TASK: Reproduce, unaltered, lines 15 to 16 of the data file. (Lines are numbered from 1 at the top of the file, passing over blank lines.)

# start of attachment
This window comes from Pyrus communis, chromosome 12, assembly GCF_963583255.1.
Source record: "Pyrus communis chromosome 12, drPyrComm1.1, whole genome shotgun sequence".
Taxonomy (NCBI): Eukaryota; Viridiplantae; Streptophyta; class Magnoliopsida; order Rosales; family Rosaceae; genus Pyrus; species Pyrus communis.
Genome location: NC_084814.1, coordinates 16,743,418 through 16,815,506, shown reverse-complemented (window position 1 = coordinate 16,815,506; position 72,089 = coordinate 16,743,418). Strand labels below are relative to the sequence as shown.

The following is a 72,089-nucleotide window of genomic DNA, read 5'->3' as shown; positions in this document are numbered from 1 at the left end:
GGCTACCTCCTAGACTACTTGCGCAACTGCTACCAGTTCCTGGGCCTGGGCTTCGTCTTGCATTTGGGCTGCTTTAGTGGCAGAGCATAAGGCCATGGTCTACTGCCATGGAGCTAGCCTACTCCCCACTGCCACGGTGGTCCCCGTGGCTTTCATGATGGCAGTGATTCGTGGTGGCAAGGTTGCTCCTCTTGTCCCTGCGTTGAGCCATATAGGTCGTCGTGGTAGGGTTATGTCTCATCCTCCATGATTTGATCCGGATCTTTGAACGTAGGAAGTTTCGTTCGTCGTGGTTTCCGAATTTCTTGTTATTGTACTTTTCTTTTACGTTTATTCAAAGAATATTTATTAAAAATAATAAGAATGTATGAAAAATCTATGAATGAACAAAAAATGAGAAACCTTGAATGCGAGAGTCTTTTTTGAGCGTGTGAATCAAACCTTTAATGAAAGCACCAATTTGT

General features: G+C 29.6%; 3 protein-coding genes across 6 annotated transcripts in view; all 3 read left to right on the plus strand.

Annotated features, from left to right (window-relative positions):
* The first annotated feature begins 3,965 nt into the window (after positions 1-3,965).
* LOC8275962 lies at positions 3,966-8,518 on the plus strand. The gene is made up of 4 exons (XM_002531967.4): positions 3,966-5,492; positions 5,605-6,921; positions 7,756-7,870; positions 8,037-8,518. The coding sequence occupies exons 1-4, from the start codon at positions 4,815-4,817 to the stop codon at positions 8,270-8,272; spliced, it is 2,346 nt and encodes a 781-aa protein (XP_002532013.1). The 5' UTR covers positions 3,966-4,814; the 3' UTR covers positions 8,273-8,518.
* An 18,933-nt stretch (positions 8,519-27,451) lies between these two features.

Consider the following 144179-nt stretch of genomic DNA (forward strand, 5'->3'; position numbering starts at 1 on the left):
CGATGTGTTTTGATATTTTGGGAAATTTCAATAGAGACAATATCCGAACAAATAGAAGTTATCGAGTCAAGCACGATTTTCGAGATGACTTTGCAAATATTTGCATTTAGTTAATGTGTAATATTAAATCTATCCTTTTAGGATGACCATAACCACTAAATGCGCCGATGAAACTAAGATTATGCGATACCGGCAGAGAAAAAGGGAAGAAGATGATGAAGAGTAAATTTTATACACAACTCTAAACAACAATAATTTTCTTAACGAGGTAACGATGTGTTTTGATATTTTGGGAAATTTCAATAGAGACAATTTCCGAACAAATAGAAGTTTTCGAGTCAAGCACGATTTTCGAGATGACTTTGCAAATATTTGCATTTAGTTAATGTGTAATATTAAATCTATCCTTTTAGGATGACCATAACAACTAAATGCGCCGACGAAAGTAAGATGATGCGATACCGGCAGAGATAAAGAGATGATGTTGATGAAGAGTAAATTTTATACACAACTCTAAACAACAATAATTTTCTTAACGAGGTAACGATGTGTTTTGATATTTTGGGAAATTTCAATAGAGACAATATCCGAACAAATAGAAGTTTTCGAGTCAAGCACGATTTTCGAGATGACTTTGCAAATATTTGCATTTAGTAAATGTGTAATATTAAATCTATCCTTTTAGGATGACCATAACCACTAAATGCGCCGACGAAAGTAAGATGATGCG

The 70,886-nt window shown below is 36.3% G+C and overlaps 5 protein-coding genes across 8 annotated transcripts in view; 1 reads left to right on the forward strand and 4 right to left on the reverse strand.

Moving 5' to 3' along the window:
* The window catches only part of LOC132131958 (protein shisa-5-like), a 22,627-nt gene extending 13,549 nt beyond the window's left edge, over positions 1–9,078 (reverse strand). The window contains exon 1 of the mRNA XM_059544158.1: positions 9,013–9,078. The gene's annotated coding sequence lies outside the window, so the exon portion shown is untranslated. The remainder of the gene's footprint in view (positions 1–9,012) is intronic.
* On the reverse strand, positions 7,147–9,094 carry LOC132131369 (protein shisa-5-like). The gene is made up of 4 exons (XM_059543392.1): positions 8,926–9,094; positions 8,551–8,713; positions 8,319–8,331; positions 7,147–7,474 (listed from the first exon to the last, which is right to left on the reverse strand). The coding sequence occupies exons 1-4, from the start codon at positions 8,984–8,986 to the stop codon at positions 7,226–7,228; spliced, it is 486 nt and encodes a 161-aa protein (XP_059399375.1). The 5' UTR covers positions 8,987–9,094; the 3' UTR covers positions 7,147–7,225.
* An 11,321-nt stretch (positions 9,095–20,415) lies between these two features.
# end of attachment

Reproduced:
Moving 5' to 3' along the window:
* The window catches only part of LOC132131958 (protein shisa-5-like), a 22,627-nt gene extending 13,549 nt beyond the window's left edge, over positions 1–9,078 (reverse strand). The window contains exon 1 of the mRNA XM_059544158.1: positions 9,013–9,078. The gene's annotated coding sequence lies outside the window, so the exon portion shown is untranslated. The remainder of the gene's footprint in view (positions 1–9,012) is intronic.